By Jackie Morse Kessler
Growing up, I read comic books. Not Archies, either; superhero comic books. Superman, Batman, Spider-Man, Captain America…you name it, I probably read it. When I was a kid, maybe 10 years old, I read a graphic novel (which back then meant a deluxe edition trade paperback comic book) called The Death Of Captain Marvel. It was all about, you guessed it, how Mar-Vell, the Kree warrior whom humans called Captain Marvel, died…of cancer. At one point, all the superheroes have gathered, waiting for the end, and Spider-Man—who is perhaps the most human of all the Marvel Universe superheroes—breaks down. He laments that this isn’t how superheroes are supposed to die. They die in battle; they die saving the world; they die doing the right thing; they’re not supposed to succumb to cancer.
That haunted me. I actually crawled into my closet and sat there, rocking in the dark, thinking about how unfair it was for a superhero to die from something so mundane. Death didn’t care about things like Good and Evil. Death is a constant. All living things die, period.
My God, that’s terrifying.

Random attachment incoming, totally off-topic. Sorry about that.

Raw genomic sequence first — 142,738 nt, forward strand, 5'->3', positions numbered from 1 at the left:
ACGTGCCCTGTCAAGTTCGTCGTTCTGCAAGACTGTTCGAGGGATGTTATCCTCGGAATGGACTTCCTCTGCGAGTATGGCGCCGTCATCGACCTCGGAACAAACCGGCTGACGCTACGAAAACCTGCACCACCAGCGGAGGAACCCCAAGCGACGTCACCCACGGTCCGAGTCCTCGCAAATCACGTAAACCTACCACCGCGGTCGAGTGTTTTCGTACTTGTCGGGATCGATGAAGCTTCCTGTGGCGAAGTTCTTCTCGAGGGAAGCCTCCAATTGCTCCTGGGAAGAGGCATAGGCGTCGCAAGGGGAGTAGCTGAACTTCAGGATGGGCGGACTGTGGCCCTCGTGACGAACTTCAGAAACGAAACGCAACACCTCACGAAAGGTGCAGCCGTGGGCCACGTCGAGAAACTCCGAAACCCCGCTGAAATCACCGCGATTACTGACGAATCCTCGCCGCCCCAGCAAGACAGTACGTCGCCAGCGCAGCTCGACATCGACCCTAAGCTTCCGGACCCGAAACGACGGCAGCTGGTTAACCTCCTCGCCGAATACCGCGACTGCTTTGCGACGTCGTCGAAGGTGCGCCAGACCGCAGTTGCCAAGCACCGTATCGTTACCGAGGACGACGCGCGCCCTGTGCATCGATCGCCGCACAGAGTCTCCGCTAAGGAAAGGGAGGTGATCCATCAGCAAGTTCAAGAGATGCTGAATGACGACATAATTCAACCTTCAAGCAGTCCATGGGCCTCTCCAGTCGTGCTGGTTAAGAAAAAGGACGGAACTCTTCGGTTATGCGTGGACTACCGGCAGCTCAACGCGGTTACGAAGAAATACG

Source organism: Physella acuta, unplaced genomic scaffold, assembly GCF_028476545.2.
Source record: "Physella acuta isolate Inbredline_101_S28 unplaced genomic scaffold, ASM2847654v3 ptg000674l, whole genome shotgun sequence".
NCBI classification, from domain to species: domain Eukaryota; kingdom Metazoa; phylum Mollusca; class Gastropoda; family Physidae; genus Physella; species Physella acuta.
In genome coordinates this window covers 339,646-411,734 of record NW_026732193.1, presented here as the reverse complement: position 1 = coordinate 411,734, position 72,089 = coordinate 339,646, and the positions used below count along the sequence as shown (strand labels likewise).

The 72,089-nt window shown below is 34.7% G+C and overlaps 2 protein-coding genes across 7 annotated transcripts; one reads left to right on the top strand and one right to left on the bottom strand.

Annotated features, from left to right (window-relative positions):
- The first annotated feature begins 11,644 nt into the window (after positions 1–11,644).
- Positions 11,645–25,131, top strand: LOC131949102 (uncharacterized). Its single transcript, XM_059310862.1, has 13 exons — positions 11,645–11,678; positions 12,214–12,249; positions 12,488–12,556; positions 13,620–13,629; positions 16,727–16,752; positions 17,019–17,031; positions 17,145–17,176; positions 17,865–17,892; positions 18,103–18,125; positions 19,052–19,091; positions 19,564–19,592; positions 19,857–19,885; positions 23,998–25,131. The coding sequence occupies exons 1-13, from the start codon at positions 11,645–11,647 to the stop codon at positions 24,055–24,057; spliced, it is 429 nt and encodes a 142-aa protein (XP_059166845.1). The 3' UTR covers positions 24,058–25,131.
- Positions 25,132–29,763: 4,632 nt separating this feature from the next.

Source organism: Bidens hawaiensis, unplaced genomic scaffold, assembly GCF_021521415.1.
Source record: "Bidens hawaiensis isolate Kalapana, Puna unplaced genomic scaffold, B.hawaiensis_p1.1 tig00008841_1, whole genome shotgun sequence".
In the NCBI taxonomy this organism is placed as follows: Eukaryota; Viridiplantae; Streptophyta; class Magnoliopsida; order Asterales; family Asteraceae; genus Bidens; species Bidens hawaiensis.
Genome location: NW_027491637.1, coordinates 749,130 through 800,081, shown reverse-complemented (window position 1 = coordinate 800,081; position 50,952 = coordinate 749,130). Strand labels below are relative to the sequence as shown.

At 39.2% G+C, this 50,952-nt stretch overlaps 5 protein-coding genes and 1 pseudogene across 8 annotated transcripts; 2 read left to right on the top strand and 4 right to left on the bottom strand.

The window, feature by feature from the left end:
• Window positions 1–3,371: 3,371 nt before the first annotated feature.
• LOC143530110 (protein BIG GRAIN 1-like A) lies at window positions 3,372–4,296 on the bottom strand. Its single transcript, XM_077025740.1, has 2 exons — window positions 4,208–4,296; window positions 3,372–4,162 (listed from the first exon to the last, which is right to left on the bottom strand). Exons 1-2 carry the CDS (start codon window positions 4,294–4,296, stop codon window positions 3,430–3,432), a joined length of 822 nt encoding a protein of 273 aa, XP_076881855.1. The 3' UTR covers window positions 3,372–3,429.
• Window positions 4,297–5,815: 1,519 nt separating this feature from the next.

It wasn’t until I read Neil Gaiman’s Sandman that I saw another side of Death: a friendly, charming side. Oh, Death still does her job; if anything, she’s incredibly dedicated. But she also appreciates life. That stayed with me, too, just like the death of Captain Marvel.
And then, there’s Piers Anthony’s Death, from On a Pale Horse. That’s just some guy who gets the job. Death…as a regular person? Uncanny. That, too, left its impression, as did Terry Pratchett’s Death, who speaks in small caps and without quote marks.
The character of Death in my book HUNGER definitely has its roots in all of these previous incarnations. For some reason I still don’t know, Death in my world looks and sounds exactly like Kurt Cobain. (I wasn’t even a Nirvana fan when I wrote HUNGER.) He’s got a wicked sense of humor and can be rather terrifying at times, but he’s also a bit of a dreamer (and the other Horsemen have actually called him a slacker; in his point of view, everyone comes to him in time, so what’s the rush?).
And currently, he can play the guitar and has a haunting singing voice.
Would Death have appeared in HUNGER, even if I’d never read The Death of Captain Marvel? Of course. But it would have been a very different sort of Death, quite possibly one that didn’t hint at very frightening things, the things that make us retreat to our closets and rock in the dark.
Happily, I’ll never know.
I don't really want to pick favorites, but Jackie's post is definitely a favorite of mine throughout this tour. Don't forget to swing by the Crossroads to see the question for the day. You need all 16 answers to enter for the grand prize!